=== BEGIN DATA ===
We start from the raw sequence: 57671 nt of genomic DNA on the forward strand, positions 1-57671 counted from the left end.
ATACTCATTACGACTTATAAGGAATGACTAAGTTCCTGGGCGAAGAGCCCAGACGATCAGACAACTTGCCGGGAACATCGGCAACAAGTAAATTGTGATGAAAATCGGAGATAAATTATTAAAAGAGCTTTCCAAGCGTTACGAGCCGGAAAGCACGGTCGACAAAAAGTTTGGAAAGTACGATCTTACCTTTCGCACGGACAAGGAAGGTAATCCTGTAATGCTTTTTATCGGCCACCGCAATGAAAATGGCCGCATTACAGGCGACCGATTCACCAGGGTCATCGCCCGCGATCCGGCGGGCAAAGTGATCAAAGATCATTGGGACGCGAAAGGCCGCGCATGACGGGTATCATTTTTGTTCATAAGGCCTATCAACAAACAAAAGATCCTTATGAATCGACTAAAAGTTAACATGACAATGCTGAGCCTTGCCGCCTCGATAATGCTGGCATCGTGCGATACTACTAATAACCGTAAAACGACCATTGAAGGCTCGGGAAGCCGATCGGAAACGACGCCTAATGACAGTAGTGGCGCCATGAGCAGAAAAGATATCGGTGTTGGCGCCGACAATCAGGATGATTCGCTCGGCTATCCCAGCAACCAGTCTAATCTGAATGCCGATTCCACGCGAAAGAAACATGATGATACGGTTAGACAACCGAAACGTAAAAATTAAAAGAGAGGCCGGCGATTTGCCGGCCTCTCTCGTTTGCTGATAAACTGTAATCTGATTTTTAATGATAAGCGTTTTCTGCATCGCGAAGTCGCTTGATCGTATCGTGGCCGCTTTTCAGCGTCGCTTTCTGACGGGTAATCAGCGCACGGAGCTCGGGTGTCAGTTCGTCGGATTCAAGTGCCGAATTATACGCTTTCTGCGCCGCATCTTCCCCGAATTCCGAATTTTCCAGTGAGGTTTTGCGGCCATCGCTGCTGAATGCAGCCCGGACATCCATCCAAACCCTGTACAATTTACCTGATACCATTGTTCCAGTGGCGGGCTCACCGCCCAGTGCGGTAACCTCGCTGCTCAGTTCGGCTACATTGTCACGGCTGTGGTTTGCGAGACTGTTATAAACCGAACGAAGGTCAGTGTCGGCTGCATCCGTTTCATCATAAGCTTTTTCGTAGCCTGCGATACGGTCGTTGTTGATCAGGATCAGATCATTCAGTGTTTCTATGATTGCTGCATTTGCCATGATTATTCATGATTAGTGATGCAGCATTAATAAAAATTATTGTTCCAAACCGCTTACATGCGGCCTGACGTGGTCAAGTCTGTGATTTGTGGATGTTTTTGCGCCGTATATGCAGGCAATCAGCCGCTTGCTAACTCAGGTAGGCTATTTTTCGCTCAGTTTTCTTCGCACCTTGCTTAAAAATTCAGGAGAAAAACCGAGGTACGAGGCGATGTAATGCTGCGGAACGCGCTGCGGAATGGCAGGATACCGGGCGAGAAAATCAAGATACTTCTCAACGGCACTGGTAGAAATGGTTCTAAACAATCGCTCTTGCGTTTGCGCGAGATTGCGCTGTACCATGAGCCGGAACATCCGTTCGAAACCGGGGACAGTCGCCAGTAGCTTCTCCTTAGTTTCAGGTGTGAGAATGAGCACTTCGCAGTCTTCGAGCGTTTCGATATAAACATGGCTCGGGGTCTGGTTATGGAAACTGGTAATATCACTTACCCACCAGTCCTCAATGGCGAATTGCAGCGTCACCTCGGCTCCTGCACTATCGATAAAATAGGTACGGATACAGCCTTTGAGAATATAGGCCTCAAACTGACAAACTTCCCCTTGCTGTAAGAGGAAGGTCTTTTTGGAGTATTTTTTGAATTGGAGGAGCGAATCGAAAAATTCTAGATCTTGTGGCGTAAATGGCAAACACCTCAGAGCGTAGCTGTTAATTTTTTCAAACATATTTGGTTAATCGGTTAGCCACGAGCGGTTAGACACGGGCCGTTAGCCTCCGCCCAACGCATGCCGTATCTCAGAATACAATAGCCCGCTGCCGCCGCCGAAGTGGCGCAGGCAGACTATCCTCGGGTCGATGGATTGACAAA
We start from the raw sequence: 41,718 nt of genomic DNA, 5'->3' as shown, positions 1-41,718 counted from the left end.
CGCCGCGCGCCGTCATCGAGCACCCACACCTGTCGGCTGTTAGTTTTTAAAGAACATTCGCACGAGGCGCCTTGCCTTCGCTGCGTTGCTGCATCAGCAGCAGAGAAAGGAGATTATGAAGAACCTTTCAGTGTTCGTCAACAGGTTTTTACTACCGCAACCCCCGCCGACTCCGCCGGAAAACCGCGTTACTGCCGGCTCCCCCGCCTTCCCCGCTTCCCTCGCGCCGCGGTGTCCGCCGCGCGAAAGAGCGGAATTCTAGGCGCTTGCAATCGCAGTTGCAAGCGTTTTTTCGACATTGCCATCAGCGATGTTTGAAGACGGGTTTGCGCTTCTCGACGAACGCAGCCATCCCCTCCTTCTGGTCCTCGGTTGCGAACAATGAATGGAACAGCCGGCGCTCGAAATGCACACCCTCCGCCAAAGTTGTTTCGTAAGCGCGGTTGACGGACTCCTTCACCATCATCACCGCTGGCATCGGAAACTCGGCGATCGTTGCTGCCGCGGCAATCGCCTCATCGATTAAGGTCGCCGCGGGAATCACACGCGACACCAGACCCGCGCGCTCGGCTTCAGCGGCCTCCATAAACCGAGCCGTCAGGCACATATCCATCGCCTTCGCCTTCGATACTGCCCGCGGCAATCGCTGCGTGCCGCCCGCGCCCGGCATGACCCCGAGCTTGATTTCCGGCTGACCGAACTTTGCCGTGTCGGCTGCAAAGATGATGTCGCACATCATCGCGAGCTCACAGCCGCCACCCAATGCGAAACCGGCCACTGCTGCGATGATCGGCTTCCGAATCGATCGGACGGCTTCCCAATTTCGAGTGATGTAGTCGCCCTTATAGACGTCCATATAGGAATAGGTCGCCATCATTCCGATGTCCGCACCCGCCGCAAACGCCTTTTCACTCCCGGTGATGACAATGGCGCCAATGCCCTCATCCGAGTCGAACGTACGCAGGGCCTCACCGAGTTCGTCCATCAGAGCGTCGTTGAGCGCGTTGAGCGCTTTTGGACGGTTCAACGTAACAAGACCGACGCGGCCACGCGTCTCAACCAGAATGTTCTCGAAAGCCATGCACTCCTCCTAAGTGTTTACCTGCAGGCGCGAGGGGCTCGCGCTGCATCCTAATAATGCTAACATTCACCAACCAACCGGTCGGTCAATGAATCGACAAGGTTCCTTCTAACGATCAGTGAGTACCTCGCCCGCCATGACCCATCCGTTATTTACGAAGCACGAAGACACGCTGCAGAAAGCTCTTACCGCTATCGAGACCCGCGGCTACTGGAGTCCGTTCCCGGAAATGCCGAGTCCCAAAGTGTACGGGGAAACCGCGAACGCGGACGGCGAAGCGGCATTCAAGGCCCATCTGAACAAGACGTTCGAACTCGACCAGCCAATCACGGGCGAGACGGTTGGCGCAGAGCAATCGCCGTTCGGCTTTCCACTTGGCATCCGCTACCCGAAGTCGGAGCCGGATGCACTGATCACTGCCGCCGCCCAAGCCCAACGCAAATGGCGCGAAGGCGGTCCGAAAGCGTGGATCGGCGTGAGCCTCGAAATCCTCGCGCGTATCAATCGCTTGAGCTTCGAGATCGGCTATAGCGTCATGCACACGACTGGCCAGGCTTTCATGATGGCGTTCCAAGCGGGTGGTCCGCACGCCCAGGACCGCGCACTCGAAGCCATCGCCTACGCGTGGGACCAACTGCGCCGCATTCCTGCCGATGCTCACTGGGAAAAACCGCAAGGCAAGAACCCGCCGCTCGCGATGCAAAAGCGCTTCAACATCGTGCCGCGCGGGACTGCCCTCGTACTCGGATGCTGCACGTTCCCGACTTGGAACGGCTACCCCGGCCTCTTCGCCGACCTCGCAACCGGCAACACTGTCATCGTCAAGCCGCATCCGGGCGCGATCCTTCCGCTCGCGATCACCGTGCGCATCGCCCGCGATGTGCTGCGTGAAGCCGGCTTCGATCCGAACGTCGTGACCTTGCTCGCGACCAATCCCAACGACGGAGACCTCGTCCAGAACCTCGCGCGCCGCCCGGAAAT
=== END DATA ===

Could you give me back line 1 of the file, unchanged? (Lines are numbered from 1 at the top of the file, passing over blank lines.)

We start from the raw sequence: 57671 nt of genomic DNA on the forward strand, positions 1-57671 counted from the left end.